The chickens are also known as the feather children. They are an integral part of the homesteading way of life. In case you didn’t realise, chickens are the gateway drug to homesteading. The hens give us eggs, when they’re not being tricksy, some of the chickens provide us with meat, they help to deal with the weeds and food leftovers and they help turn the compost piles. They are also fascinating to watch.
We breed Australorps here and they are the only breed we have at the moment. They are a great dual-purpose, heavy, heritage breed, useful for both eggs and meat. They are friendly and docile. Australorps are more inclined to go broody than lighter breeds and commercial hybrids, which is very useful if you want to hatch your own chicks and have a sustainable flock. They were historically exceptional egg layers, but looks-focused breeding has made the laying abilities of some lines more average. We’re working on that here.
The flock of chickens is a fluctuating thing, as we hatch, grow, sell and dispatch various chickens. This page is an attempt keep their profiles reasonably up to date. So, who do we have at the moment?
5 years old. The matriarch, sole survivor of our original three hens, who seems to survive everything. Main plotlines: Serial broodiness, excellent mumma to many chicks, hardy and obviously well-suited to our environment. Carries a small amount of red feather genetics, so offspring have to be managed.
2 years old. One of our first incubator-raised chicks. Main plotlines: Big & hefty as a chick, one of the front-runners for head hen now that Paris has gone. Mum of previous roosters Chippee Hackee and Mr Anderson.
2 years old. One of our first incubator-raised chicks. Main plotlines: A good layer, always on the move, one of our most stable hens. A front-runner for head hen. Mum of previous roosters Todd and Winston Cheepers.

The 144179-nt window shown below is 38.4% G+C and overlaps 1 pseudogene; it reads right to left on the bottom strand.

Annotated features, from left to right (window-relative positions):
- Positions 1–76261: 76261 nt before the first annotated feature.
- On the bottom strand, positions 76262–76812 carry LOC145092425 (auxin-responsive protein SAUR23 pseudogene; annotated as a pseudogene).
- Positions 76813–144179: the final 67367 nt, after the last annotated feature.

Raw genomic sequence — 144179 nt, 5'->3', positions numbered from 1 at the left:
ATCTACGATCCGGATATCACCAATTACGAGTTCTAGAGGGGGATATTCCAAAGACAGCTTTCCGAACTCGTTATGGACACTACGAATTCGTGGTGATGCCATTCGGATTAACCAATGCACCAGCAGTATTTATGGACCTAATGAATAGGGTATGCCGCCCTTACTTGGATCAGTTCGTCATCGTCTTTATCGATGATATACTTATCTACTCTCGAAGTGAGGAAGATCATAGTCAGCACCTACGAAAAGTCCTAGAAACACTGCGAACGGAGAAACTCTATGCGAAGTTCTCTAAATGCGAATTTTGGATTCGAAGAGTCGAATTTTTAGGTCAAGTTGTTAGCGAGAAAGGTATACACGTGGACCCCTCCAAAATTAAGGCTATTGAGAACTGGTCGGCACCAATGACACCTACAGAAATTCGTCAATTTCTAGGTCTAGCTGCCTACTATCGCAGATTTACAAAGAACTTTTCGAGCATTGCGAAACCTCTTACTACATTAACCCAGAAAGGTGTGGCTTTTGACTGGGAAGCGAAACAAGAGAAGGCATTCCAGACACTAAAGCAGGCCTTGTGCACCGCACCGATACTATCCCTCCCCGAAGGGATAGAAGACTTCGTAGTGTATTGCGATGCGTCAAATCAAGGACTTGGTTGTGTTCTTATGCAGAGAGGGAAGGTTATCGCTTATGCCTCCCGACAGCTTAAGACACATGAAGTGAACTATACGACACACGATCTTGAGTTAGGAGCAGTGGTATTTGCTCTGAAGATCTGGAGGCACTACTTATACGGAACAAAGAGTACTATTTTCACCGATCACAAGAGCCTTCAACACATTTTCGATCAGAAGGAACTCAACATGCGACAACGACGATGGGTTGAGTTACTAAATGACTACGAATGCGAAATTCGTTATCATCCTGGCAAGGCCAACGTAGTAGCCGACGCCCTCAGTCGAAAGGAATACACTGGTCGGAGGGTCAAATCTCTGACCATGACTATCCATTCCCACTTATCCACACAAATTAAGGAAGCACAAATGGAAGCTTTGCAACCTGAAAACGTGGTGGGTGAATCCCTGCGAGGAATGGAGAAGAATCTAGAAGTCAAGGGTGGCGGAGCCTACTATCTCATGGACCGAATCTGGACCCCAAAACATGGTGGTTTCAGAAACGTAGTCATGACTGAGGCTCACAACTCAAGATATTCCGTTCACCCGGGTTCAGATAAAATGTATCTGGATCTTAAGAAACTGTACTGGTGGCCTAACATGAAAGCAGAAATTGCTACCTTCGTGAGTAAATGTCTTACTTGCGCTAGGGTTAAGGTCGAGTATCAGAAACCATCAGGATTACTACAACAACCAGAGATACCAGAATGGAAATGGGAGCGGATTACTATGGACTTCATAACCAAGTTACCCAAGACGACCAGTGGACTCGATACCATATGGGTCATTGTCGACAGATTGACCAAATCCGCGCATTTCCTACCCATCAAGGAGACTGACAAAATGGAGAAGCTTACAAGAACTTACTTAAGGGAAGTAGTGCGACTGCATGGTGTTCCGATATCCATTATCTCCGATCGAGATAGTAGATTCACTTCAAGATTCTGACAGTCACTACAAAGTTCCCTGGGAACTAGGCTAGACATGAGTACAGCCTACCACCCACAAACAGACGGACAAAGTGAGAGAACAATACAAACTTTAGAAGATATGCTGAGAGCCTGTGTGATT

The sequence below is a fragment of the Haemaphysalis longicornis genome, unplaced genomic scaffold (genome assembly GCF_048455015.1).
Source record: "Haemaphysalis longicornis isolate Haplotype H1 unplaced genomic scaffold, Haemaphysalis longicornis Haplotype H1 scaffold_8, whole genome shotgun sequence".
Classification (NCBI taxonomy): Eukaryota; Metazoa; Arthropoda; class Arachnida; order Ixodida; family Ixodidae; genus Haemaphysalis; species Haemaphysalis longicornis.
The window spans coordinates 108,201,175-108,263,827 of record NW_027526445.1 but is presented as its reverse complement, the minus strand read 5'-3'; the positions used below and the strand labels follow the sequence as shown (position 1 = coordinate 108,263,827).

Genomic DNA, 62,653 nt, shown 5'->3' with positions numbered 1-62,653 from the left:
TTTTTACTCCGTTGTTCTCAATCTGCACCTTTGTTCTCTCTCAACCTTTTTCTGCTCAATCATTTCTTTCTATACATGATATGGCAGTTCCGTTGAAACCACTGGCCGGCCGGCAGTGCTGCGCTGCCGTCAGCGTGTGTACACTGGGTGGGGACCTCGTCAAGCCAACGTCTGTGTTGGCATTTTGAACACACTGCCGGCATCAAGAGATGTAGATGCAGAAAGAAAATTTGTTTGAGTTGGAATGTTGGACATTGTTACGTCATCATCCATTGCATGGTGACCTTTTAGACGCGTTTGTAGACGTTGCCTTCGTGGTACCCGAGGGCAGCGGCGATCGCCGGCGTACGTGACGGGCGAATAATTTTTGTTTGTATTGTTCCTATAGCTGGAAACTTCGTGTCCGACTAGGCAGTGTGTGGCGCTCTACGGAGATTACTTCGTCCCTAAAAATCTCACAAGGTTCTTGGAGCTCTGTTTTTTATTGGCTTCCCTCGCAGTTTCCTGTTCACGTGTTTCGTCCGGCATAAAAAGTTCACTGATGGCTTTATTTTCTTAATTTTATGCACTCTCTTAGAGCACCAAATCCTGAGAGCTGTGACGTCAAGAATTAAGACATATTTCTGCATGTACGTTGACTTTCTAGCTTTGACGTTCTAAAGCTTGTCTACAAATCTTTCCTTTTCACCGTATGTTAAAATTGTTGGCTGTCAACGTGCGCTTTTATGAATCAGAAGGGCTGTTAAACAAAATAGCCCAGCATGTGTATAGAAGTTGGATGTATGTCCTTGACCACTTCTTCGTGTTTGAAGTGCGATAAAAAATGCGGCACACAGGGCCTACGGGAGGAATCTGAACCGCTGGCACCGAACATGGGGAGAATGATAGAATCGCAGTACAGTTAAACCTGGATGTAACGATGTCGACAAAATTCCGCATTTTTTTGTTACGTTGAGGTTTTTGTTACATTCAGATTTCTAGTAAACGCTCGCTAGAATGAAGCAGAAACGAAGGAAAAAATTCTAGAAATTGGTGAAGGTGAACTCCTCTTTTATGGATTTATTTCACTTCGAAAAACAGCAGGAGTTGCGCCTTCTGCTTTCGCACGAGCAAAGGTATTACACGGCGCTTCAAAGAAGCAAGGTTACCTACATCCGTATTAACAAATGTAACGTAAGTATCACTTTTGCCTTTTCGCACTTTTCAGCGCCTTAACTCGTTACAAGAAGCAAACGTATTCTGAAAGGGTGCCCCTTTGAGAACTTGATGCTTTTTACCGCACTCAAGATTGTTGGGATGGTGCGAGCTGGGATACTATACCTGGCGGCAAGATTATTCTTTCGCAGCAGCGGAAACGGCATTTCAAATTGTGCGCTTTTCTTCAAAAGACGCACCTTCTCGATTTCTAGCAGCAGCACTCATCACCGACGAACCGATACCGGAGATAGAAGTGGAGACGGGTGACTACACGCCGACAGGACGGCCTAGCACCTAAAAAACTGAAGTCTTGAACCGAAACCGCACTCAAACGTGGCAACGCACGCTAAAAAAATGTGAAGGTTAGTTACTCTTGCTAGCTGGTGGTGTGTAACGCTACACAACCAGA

1 1/2 years old. Daughter of Frodo & Darrington (maybe). Main plotlines: Turning into a serial broody at her new home, so enrolled in an exchange programme with Duchess. A question mark about whether her father was Darrington or red-feather-gene-carrying Thomas. An excellent, sweet mother. Being used for mothering abilities rather than breeding.
1 year old. Daughter of Jemima & Andrew. Main plotlines: Friendly and fluffy but a real pecker in the nestbox – a force to be reckoned with when broody. Has successfully raised three batches of chicks. Regularly lays giant eggs.
1 year old. Daughter of Tiggywinkle & Andrew. Main plotlines: A friendly girl who isn’t afraid of much. Seems to have aspirations of greatness, with a particular fondness for standing up high and looking down upon the others.
1 year old. Daughter of Frodo & Andrew. Main plotlines: A big girl of great stature, our biggest. Laid eggs in various awkward places before finally discovering how to lay in a nestbox.
1 year old. Daughter of Tiggywinkle & Chippee Hackee, sister of Winston Cheepers. Main plotlines: She went and then she came back. Although her colouring isn’t good, she has decent type and is an excellent layer and a friendly, low-maintenance girl.
9 months old. Daughter of Duchess & Mr Anderson. Main plotlines: One of Mr Anderson’s only female offspring, but could potentially carry red feather genes from Duchess if she was sired by Thomas instead of Darrington. A nice colour and an excellent layer.
9 months old. Daughter of Duchess & Mr Anderson. Main plotlines: One of Mr Anderson’s only female offspring, but could potentially carry red feather genes from Duchess if she was sired by Thomas instead of Darrington. A nice-looking girl.
5 months old. Daughter of Frodo & Winston Cheepers. Main plotlines: One of Winston Cheepers’ first daughters. A beautiful girl who I am quite excited about.
Jenny Cheeply Black Girl
5 months old. Daughter of Jenny Cheeply & Winston Cheepers. Main plotlines: Jenny Cheeply’s best-looking daughter so far.
My Top 5 Quick Tips For Keeping Chickens
- Join a good Facebook poultry group or two.
- The Chicken Chick – browse, learn, use.
- At least once a month.
- Night time – easier to grab, calmer.
- Appearance – healthy comb and feathers? Lethargic? Droopy?
- Behaviour in relation to flock – hiding away? Aggression? Broodiness? Pretending to eat?
- Poop analysis – learn what is ok and what requires investigation.
If a chicken is sick you basically have three options:
- Treat yourself and get someone to help if you can.
- Take to a vet.
- Health – if a chicken seems sick or ‘off’, deal with it ASAP. ‘Wait and see’ does not work, waiting = a chicken in pain or dead.
- Roosters – if you hatch chicks, have a plan for dealing with roosters. Dumping a highly domesticated animal is not an option.
- Sharing – pass on your chicken addiction, I mean knowledge, to others.